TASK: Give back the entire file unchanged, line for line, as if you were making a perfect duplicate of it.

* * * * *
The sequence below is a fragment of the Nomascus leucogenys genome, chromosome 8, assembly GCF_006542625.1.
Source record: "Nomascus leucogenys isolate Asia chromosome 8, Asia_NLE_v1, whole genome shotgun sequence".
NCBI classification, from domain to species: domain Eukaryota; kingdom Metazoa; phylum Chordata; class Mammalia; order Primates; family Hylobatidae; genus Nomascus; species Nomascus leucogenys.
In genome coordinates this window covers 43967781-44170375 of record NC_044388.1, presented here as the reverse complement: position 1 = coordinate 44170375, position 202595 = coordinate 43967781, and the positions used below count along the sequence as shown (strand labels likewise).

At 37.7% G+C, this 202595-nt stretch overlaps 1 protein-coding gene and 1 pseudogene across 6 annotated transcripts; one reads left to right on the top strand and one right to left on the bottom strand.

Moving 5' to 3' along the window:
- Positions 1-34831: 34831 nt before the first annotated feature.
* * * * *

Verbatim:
The sequence below is a fragment of the Nomascus leucogenys genome, chromosome 8, assembly GCF_006542625.1.
Source record: "Nomascus leucogenys isolate Asia chromosome 8, Asia_NLE_v1, whole genome shotgun sequence".
NCBI classification, from domain to species: domain Eukaryota; kingdom Metazoa; phylum Chordata; class Mammalia; order Primates; family Hylobatidae; genus Nomascus; species Nomascus leucogenys.
In genome coordinates this window covers 43967781-44170375 of record NC_044388.1, presented here as the reverse complement: position 1 = coordinate 44170375, position 202595 = coordinate 43967781, and the positions used below count along the sequence as shown (strand labels likewise).

At 37.7% G+C, this 202595-nt stretch overlaps 1 protein-coding gene and 1 pseudogene across 6 annotated transcripts; one reads left to right on the top strand and one right to left on the bottom strand.

Moving 5' to 3' along the window:
- Positions 1-34831: 34831 nt before the first annotated feature.